Europeans psych themselves up for a trip to Mars Astrobiology Magazine

Last December a second Italian-French crew took up residence in one of the most inhospitable places on Earth. They will stay there for over a year; nine months of this will be winter, with no visitors and no chance for an emergency rescue. The aim: to help the European Space Agency (ESA) with preparations for a human mission to Mars.

February 12th, 2005

The Martian Dust Bowl Astrobiology Magazine

After a year on Mars, the rovers have been covered with dust. Scientists believe one cannot understand today’s changes on Mars–its weather, temperature or water–without also accounting for dust. But the engineers trying to extend the lifetime of the rovers’ solar power are as concerned about the first year of dust.

October 18th, 2004

Mission to Mars: Risky Business Astrobiology Magazine

The Mars Exploration Rover (MER) mission has sent back groundbreaking information about the history of Mars. The most important result is the discovery of salt deposits that indicate that some regions of the planet were once “drenched” in water. These findings bolster the notion that, at least in its distant past, Mars was a habitable world. But preparing the rovers for launch was an arduous and exhausting marathon. In a recent talk given at a NASA symposium on risk management in Monterey, California, MER Principal Investigator Steve Squyres explained how the mission team made it to the finish line.

October 5th, 2004

Splitting Cargo and Crew Astrobiology Magazine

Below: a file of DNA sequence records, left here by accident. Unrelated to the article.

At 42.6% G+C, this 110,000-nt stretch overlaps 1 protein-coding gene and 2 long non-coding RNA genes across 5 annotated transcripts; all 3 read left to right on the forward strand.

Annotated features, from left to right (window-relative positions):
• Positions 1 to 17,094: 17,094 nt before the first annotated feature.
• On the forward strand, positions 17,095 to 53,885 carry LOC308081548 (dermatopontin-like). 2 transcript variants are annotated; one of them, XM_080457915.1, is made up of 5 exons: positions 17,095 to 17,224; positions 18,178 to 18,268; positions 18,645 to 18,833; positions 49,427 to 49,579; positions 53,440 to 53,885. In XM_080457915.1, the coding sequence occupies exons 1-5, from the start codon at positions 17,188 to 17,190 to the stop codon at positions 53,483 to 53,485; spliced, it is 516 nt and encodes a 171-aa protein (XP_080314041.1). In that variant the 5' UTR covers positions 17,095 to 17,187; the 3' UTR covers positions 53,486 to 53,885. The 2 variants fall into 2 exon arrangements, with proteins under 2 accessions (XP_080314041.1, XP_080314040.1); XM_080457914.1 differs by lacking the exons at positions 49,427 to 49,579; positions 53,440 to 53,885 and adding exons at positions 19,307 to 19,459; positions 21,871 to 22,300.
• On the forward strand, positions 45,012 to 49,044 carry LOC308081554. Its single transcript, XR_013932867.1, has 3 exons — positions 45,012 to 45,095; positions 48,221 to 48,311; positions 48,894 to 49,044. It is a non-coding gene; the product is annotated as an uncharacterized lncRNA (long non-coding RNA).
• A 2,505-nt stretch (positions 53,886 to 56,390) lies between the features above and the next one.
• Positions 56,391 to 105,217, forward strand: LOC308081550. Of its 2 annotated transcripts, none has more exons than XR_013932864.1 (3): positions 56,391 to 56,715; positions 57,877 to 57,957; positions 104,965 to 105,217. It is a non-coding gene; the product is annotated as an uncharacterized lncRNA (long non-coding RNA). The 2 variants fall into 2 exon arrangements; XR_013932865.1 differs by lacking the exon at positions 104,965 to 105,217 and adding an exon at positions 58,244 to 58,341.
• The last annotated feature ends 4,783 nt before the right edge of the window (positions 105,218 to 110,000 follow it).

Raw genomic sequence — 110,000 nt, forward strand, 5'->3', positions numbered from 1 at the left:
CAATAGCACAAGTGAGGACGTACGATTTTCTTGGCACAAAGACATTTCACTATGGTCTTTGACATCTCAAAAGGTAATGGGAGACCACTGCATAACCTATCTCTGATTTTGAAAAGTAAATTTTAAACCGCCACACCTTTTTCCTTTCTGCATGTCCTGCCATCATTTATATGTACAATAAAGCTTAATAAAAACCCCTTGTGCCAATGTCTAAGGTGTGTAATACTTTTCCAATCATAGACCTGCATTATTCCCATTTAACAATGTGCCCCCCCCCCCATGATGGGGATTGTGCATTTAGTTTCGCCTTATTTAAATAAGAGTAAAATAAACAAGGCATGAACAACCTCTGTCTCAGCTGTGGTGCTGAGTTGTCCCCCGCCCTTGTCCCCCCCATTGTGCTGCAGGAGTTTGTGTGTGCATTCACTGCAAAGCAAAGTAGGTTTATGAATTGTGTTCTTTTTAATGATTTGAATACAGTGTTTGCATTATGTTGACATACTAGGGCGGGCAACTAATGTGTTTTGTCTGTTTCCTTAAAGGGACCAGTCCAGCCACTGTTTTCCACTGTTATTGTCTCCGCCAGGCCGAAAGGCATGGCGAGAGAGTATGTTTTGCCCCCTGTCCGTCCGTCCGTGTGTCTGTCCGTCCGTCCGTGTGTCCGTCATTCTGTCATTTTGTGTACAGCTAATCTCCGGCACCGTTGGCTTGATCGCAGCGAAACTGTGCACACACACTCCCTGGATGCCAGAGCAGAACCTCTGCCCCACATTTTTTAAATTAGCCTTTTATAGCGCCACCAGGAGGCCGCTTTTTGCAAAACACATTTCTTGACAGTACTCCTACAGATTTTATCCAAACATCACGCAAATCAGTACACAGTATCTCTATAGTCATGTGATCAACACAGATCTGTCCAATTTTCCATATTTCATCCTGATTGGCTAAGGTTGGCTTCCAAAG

The next generation space shuttle, like its predecessor, will serve many masters, as a cargo ship, a scientific laboratory, a docking platform, and a crew habitat. But according to Mark Fisher, Marshall Space Flight Center’s manager of Exploration Systems, the next shuttle will be designed to “separate cargo from crew.” That change is one lesson learned from flying the current shuttle for the last quarter century: human spaceflight has made cargo more expensive, and cargo can potentially make human spaceflight less safe. By splitting these basic tasks, it is hoped that a more robust shuttle, called the Crew Exploration Vehicle (CEV), will emerge for its first unmanned flight test between 2008 and 2011.

September 15th, 2004

The Other Mars Meteorite Astrobiology Magazine

The most famous Mars meteorite, the Allen Hills rock with its strange, cylindrical rock segments, may not be the most intriguing. Consider a rock launched from Mars only 700 million years ago called Lafayette. Judging by detailed chemical analysis, the outcome of Lafayette’s long journey to Earth points to a past where it might have been altered at the bottom of a salt-water pool. Or at least that conclusion is what many meteor scientists propose to describe what might have landed in North America about three millenia ago.

August 30th, 2004

Life on Mars: A Definite Possibility Astrobiology Magazine

This much is known: At some point in Mars’s past, at least one region of the planet was drenched in water. Ancient Mars provided a habitat suitable for life as we know it. What kind of organism might have lived there? And is life lying dormant there still, just waiting for things to warm up a bit? No one can say. But one scientist, taking cues from earthly bacteria, has a pretty good idea of how a martian microbe could survive.